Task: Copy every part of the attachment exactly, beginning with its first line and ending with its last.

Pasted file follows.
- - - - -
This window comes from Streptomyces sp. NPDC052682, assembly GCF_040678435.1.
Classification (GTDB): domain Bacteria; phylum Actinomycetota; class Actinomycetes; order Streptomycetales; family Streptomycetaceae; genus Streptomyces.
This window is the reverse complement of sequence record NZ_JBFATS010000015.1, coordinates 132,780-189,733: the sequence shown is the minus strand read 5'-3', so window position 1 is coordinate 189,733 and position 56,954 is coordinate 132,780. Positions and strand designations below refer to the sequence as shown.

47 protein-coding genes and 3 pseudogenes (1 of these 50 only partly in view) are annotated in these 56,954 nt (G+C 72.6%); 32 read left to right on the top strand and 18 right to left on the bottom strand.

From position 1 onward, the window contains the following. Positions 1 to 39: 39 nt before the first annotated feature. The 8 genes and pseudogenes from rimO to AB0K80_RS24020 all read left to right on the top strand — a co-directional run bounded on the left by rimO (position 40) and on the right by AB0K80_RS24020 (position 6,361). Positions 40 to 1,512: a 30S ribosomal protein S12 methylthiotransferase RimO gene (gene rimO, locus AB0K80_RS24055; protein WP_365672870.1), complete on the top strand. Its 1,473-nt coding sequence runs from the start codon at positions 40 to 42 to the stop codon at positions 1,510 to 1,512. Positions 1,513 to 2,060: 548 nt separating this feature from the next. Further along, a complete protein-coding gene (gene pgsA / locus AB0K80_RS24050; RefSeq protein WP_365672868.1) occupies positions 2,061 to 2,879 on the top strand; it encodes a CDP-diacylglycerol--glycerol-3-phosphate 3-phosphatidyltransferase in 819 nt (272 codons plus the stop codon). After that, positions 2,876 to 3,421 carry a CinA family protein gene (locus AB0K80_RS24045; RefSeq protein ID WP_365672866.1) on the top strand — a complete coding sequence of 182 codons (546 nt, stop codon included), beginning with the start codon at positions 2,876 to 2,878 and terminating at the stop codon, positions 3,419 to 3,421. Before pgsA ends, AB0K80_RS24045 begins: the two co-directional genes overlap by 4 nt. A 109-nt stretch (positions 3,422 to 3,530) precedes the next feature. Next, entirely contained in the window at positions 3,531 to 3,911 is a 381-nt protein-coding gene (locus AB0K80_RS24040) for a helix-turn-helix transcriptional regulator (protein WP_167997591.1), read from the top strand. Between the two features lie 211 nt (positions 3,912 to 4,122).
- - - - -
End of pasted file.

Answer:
This window comes from Streptomyces sp. NPDC052682, assembly GCF_040678435.1.
Classification (GTDB): domain Bacteria; phylum Actinomycetota; class Actinomycetes; order Streptomycetales; family Streptomycetaceae; genus Streptomyces.
This window is the reverse complement of sequence record NZ_JBFATS010000015.1, coordinates 132,780-189,733: the sequence shown is the minus strand read 5'-3', so window position 1 is coordinate 189,733 and position 56,954 is coordinate 132,780. Positions and strand designations below refer to the sequence as shown.

47 protein-coding genes and 3 pseudogenes (1 of these 50 only partly in view) are annotated in these 56,954 nt (G+C 72.6%); 32 read left to right on the top strand and 18 right to left on the bottom strand.

From position 1 onward, the window contains the following. Positions 1 to 39: 39 nt before the first annotated feature. The 8 genes and pseudogenes from rimO to AB0K80_RS24020 all read left to right on the top strand — a co-directional run bounded on the left by rimO (position 40) and on the right by AB0K80_RS24020 (position 6,361). Positions 40 to 1,512: a 30S ribosomal protein S12 methylthiotransferase RimO gene (gene rimO, locus AB0K80_RS24055; protein WP_365672870.1), complete on the top strand. Its 1,473-nt coding sequence runs from the start codon at positions 40 to 42 to the stop codon at positions 1,510 to 1,512. Positions 1,513 to 2,060: 548 nt separating this feature from the next. Further along, a complete protein-coding gene (gene pgsA / locus AB0K80_RS24050; RefSeq protein WP_365672868.1) occupies positions 2,061 to 2,879 on the top strand; it encodes a CDP-diacylglycerol--glycerol-3-phosphate 3-phosphatidyltransferase in 819 nt (272 codons plus the stop codon). After that, positions 2,876 to 3,421 carry a CinA family protein gene (locus AB0K80_RS24045; RefSeq protein ID WP_365672866.1) on the top strand — a complete coding sequence of 182 codons (546 nt, stop codon included), beginning with the start codon at positions 2,876 to 2,878 and terminating at the stop codon, positions 3,419 to 3,421. Before pgsA ends, AB0K80_RS24045 begins: the two co-directional genes overlap by 4 nt. A 109-nt stretch (positions 3,422 to 3,530) precedes the next feature. Next, entirely contained in the window at positions 3,531 to 3,911 is a 381-nt protein-coding gene (locus AB0K80_RS24040) for a helix-turn-helix transcriptional regulator (protein WP_167997591.1), read from the top strand. Between the two features lie 211 nt (positions 3,912 to 4,122).